Helioseismic Probing of Solar Internal Structure and Dynamics Using GONG+ Observations

  • Rhodes, E. J. (PI)
  • Reiter, J. (CoPI)
  • Kosovichev, Alexander G. (CoPI)
  • Schou, J. (CoPI)

Project: Research project

Project Details

Description

AST 0307934

PI Rhodes

This research combines a recent breakthrough in the analysis of the high-degree solar oscillations with unique observations available from the worldwide Global Oscillation Network Group to advance our knowledge of the structure and dynamics of outermost layers of the solar interior. This research is making improvements in the scientific community's understanding of the structure and dynamics of the solar interior. The group is carrying out tasks which will provide essential information about the sun which could not be obtained without the use of the sun's high-degree pulsations. This research will provide new knowledge of the stratification, thermodynamics, and rotational shear flows in the upper turbulent convective boundary layer and variations of these properties with time.

Broader Impacts: The project will have a broad impact in education, in infrastructure support, and in public outreach through the training and support of both a graduate student and an undergraduate student in observational helioseismology. The P.I. has an established track record of training undergraduate and graduate students, post-doctoral fellows, and high school students and teachers in solar physics by having the students and teachers join his research group both on the University of Southern California campus and at the Mount Wilson Observatory. He also presents regular public lectures, and serves on the Steering Committee of the Mellon Minority Undergraduate Fellowship Program and has served as a faculty mentor for both African-American and Hispanic students. Other members of the team from the Stanford Solar Physics Group have a major on-going effort in Public Outreach activities. The results from the research will be summarized on the Stanford MDI Website. The research also facilitates the collaboration of three major universities, the Technical University of Munich, the University of Southern California, and Stanford.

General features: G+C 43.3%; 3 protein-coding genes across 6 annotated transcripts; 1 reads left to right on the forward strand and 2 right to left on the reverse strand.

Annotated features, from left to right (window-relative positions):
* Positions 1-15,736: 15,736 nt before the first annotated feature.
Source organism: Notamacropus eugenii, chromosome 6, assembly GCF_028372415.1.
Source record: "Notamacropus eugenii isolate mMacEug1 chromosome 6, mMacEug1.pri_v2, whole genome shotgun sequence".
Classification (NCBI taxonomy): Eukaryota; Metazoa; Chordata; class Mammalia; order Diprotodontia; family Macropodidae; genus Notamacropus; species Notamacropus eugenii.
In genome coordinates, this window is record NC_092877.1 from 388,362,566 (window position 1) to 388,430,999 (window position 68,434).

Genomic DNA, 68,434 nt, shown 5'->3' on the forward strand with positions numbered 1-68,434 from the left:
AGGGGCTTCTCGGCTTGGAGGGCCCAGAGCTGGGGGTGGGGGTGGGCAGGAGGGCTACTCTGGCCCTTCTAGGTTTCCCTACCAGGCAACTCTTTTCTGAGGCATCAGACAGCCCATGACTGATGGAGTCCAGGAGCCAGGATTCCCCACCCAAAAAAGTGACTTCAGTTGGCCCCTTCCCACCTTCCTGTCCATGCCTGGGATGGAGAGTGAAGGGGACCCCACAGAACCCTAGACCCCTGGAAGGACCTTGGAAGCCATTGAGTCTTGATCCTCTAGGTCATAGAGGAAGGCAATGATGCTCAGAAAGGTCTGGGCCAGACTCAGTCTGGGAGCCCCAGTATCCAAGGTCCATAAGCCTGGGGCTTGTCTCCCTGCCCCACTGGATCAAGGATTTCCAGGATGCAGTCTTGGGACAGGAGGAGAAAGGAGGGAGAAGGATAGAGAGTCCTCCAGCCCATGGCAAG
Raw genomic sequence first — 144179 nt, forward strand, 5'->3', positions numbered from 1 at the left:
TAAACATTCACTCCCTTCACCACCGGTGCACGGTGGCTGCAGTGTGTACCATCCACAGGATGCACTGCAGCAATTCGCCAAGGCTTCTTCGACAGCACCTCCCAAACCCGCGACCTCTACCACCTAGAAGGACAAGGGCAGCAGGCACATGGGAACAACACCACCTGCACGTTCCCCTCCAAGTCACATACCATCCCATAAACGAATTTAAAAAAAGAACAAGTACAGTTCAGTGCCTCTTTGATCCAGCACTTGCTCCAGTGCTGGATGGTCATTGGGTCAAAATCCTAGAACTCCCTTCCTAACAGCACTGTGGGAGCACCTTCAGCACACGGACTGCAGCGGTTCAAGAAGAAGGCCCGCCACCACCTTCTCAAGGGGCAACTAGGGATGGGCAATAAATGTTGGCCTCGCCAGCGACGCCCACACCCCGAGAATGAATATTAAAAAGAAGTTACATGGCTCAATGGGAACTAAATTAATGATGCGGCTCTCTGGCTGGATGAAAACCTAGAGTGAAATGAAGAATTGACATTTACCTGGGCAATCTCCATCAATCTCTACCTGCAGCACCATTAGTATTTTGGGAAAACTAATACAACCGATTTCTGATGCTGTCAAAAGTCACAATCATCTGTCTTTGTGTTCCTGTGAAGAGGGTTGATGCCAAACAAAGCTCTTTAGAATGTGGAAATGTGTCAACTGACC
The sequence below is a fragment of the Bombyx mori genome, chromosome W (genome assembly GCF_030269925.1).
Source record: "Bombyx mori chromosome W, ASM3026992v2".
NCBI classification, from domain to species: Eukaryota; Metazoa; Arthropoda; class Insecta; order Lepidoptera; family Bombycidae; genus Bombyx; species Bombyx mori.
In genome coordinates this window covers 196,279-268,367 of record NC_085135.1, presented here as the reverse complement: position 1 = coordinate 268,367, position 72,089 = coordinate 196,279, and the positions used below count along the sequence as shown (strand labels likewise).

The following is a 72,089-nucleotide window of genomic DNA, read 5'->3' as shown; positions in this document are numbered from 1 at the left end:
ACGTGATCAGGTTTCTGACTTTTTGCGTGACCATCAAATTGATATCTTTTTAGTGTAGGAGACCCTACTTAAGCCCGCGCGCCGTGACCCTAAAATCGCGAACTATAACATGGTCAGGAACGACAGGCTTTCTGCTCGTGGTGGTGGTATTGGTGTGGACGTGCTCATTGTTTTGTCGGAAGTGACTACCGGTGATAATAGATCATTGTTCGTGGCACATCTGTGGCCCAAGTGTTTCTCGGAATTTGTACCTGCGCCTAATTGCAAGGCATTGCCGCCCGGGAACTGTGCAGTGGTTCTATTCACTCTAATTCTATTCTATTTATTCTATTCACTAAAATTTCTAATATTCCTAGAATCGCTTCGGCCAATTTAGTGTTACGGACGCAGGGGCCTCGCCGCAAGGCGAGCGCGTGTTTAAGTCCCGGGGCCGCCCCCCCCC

StatusFinished
Effective start/end date7/1/036/30/07

Funding

  • National Science Foundation: $309,088.00

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